In the hectic preparations for my upcoming holiday (leaving this Friday) I managed to miss both yesterday’s walk along the newly completed Manukau Connection and today’s walk across the new section of the Newmarket Viaduct. In general I’m supportive of the Manukau Connection project, as hopefully it will remove a lot of traffic from Manukau City Centre – enabling roads like Wiri Station Road to be humanised, narrowed and (over time) the whole area to become something more than a giant carpark (full of moving and non-moving vehicles).
However, when it comes to the Newmarket Viaduct replacement, I can’t help but wonder why on earth we’re spending $215 million to get one more southbound lane. That’s a huge amount of money for just one additional lane. Now I realise that another reason the viaduct replacement project is going ahead is because the current viaduct doesn’t meet modern standards for being earthquake proof (apparently it can handle a 1 in 500 year earthquake while the standard is 1 in 5000 years or something like that) – but really, $215 million being spent to meet a standard and to add one lane southbound? This excellent photo comes from the Auckland Motorways blog.
After all the chaos of next weekend, when the southbound lanes will be closed for around 36 hours, the giant blue machine in the photo above will shift to the left, effectively on top of where the existing vehicles are (the motorway itself will shift to the right where the machine currently is). It should be quite interesting watching the engineers remove half of the existing viaduct over the next few months and then build the rest of the new one.
But yeah, $215 million for one more lane – crikey that’s a lot of money. Just further reinforces my thinking that we certainly are spending enough money on transport projects in Auckland – the problem is that I’m not so convinced we’re picking the right projects to spend that money on.
I agree that we aren’t spending the money on the right projects but in a way with the current government and their hatred of anything PT related, I tend to this this sort of project is a good way they can blow all our money on motorways. I’d much rather see the Newmarket Viaduct replaced and therefore ‘use up’ 215 million of money than see that money spent on adding extra lanes on other motorways around the city, admittedly this project added another southbound land I believe all the way down the existing motorway, but I support this renewal project a lot more than the NW expansion to 9 lanes which I find completely atrocious.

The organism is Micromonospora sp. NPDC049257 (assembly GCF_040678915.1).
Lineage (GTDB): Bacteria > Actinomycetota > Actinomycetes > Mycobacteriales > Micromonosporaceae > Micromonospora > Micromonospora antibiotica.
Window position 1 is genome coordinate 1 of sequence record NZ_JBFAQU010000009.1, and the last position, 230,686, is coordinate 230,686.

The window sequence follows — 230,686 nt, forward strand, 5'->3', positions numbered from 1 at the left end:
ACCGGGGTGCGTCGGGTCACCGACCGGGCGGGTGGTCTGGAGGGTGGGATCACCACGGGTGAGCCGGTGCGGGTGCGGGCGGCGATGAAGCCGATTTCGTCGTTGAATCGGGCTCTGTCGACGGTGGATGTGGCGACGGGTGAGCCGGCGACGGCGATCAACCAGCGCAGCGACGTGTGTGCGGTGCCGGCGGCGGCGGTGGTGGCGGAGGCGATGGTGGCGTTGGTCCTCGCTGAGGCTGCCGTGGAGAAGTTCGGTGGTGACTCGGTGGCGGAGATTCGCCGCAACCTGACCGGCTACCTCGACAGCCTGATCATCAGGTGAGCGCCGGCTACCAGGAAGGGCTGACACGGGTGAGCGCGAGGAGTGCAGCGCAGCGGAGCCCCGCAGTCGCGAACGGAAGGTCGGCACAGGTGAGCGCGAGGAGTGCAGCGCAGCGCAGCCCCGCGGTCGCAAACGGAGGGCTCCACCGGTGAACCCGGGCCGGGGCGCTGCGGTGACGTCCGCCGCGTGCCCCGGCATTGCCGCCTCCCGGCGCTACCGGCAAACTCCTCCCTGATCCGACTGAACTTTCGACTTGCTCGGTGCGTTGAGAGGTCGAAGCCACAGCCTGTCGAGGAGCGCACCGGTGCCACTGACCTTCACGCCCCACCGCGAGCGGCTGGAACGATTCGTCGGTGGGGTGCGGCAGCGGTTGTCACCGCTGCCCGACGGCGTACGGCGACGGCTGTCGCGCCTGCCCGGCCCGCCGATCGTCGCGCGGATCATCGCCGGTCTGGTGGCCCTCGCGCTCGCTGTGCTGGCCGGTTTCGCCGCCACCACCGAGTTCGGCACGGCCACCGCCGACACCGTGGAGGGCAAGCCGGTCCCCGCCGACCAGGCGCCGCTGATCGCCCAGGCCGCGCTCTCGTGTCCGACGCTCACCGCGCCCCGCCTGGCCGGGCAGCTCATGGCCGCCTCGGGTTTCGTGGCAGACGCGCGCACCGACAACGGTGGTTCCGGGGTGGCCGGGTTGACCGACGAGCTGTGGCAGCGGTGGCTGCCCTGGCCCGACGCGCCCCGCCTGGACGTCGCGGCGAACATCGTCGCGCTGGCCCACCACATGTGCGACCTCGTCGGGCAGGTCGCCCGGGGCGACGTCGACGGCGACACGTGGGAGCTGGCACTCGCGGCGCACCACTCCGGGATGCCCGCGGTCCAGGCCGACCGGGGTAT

Perhaps this is the wrong way to look at it, but if it’s not possible to get the government to spend money on PT I feel it’s better that they spend money on replacing bridges etc without adding capacity than adding capacity.
What would have been great with the Viaduct would be if it had included a cycle/pedestrian bridge hanging off the northern side connecting Remuera with Gillies Ave, would have been a quick cycle avoiding the Newmarket gully.
“I agree that we aren’t spending the money on the right projects but in a way with the current government and their hatred of anything PT related, I tend to this this sort of project is a good way they can blow all our money on motorways.”
The project will have been planned, approved, and begun under the last Labour government. They must have prioritised it more highly than the CBD rail tunnel or rail to the airport. It looks like Labour preferred to spend money on their truck company mates rather than public transport.
(I’m all in favour of preventative maintenance and replacement before something falls over. It is something that Americans seem to do especially badly which is why they have bridges collapsing in to rivers from time to time. So well done Labour for not letting the old viaduct reach crisis point before doing something about it.)
You’re right that most of the planning was done under Labour. I can’t remember when the project was given the final go-ahead, but it may well have been under Labour.
The previous government’s transport policies were also extremely roads-focused, I’ve never suggested otherwise.
It will be interesting to see next year what Labour’s transport policy turns out to be like. It could be a major point of difference at next year’s election. Especially if the CBD rail tunnel v holiday highway argument develops.
My point obi is that we’re not getting much traction under National on PT projects and their focus is clearly on motorway building, the post wasn’t intended as pro-Labour or anti-National sentiment, but more that preventative maintenance, as you call it, is a better way for Joyce to spend the billions of roading money than on further roading widening.
In the main he is actually going the other way, pulling money out of council maintanance budgets to build fancy new roads – welcome to Uganda’s transport policy…
I think the viaduct was pretty had it. Apparently thermal expansion effects were not designed for properly (or the bridge behaved unexpectedly when built). The reason the pavement of the viaduct is a light colour is to try to prevent the deck heating up so much in the sun.
Finally (too late) people start to question this daft viaduct replacement. Tim Selwyn at Tumeke blog was querying this months ago (actually, last year, I think).